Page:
In case the float ambiguities have already been solved in a later processing cycle (step 213) and there is currently no change of the baseline (step 217), the filter adjustment component 112 adjusts the extended Kalman filter to have a state space xTRACK comprising only a baseline vector b (step 219):


xTRACK=[b]  (7)

It is to be understood that the adjustment may consist in selecting one of different available extended Kalman filters.

Moreover, the filter adjustment component 112 sets the processing noise to a predetermined low value.

The adjusted extended Kalman filter is provided to the positioning component 113, which applies the filter to carrier-phase measurements received from user device 150 and to carrier-phase measurements received for the same measurement instant from measurement component 121, and more specifically to double difference observables obtained from these measurements (step 220). The positioning component 113 further informs the filter adjustment component 112, whether or not the float ambiguities have been solved.

The process then continues with step 211 for the next measurement instant.

It is to be understood that also after it has been determined in step 213 that the ambiguities have been successfully resolved and validated, the initialization filter may continue running in the background in accordance with steps 214 to 215. The resulting information can be used for quality checking, etc.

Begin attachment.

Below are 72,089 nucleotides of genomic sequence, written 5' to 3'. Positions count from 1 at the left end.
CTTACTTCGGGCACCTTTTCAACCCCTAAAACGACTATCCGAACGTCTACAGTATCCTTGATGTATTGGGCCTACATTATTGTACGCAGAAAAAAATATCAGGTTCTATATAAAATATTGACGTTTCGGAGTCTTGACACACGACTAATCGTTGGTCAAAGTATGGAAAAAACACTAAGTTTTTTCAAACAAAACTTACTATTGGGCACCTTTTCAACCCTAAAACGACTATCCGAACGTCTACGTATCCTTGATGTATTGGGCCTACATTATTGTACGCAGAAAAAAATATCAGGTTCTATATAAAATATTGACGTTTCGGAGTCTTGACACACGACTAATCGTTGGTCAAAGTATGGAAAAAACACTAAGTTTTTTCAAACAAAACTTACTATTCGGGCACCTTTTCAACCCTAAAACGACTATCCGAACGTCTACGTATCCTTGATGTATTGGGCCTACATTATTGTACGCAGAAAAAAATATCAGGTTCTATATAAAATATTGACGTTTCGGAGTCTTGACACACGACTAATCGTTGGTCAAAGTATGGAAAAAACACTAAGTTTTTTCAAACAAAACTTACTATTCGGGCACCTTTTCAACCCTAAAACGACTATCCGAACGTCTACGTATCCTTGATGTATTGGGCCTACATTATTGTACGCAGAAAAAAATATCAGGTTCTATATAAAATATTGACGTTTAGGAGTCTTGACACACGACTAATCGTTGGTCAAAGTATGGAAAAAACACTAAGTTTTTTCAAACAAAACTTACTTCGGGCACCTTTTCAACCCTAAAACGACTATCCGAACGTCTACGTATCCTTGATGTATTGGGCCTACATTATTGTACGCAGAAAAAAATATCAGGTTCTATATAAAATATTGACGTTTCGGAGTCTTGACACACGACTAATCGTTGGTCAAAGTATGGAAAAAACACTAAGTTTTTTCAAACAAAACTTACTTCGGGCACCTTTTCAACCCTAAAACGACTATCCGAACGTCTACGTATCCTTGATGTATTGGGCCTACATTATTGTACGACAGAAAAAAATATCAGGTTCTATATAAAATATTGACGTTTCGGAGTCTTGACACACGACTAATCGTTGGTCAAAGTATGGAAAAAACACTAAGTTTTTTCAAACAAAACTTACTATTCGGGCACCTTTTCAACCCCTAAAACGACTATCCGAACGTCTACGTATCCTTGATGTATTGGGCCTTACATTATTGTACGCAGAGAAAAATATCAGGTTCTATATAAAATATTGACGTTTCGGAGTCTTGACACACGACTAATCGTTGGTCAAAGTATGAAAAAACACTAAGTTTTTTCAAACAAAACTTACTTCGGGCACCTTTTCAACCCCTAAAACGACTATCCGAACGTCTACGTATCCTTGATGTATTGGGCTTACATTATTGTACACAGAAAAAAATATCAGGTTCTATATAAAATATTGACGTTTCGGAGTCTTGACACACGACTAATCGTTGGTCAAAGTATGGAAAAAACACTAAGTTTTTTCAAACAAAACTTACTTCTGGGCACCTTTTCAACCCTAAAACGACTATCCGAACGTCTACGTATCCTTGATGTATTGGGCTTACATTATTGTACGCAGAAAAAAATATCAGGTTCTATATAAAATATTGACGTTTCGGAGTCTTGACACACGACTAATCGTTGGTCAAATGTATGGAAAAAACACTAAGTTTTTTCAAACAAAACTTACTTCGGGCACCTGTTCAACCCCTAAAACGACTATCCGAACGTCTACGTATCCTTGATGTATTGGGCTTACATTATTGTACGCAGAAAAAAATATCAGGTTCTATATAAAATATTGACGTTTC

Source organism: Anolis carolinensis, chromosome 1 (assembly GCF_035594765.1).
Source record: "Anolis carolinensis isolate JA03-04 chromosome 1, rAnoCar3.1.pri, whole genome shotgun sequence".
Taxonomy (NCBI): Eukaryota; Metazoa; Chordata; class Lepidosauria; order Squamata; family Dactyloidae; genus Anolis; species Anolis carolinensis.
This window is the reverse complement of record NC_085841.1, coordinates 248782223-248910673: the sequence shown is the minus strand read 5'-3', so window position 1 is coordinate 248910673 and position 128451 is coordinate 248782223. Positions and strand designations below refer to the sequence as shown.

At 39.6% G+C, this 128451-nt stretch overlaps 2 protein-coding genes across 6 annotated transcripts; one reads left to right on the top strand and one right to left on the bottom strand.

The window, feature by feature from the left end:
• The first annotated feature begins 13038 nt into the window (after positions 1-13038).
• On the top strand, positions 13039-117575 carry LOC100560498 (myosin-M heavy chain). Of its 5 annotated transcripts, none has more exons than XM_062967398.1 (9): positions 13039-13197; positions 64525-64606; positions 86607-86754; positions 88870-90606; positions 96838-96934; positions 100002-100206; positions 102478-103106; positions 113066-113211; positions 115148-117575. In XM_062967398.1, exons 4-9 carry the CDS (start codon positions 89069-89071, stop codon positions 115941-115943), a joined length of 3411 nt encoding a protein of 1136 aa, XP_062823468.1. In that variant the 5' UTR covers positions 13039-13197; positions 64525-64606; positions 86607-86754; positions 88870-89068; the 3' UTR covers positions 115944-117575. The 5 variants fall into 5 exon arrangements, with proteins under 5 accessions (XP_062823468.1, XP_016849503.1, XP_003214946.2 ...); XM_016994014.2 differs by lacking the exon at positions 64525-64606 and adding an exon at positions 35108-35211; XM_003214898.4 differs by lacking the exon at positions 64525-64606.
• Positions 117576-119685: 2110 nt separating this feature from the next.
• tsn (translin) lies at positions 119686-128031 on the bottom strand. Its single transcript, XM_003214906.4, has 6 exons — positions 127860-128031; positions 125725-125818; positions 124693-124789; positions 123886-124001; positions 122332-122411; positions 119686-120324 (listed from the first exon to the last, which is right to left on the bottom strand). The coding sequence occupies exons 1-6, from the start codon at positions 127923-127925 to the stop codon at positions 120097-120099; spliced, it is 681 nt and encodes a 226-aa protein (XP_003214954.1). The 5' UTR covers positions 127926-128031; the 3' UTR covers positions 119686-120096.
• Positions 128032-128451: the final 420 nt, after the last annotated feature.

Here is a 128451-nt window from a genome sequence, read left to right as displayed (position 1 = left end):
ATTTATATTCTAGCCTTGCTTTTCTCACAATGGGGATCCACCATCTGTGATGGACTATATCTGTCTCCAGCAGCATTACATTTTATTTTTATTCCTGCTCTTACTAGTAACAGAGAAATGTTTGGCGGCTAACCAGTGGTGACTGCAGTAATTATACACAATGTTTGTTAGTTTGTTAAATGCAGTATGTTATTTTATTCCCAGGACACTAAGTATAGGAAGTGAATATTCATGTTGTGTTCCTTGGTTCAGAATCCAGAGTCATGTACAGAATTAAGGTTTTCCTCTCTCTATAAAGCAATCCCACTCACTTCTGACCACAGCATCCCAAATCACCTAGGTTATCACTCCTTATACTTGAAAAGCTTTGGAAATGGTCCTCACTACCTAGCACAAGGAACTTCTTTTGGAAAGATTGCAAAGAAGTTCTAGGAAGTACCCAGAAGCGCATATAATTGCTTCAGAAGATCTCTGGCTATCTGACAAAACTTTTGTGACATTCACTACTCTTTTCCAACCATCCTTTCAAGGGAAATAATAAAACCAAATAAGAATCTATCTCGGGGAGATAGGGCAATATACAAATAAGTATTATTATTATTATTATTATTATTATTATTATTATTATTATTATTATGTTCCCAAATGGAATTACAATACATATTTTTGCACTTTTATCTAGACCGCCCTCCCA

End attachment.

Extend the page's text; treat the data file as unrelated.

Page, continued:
Once the double difference float ambiguities have been resolved in the filtering using equation (3) or (4) and the baseline has been determined, the baseline may be tracked in a filtering using equation (5) or (6). The result of the relative positioning may then be used for instance for a corresponding presentation to a user via a user interface.

The effect of minimizing the filter state space, that is of omitting a vector for the baseline rate-of change when not required, is illustrated in FIG. 3. FIG. 3 presents the deviation of the determined baseline from the true baseline in arbitrary units over time in second. The baseline is constant.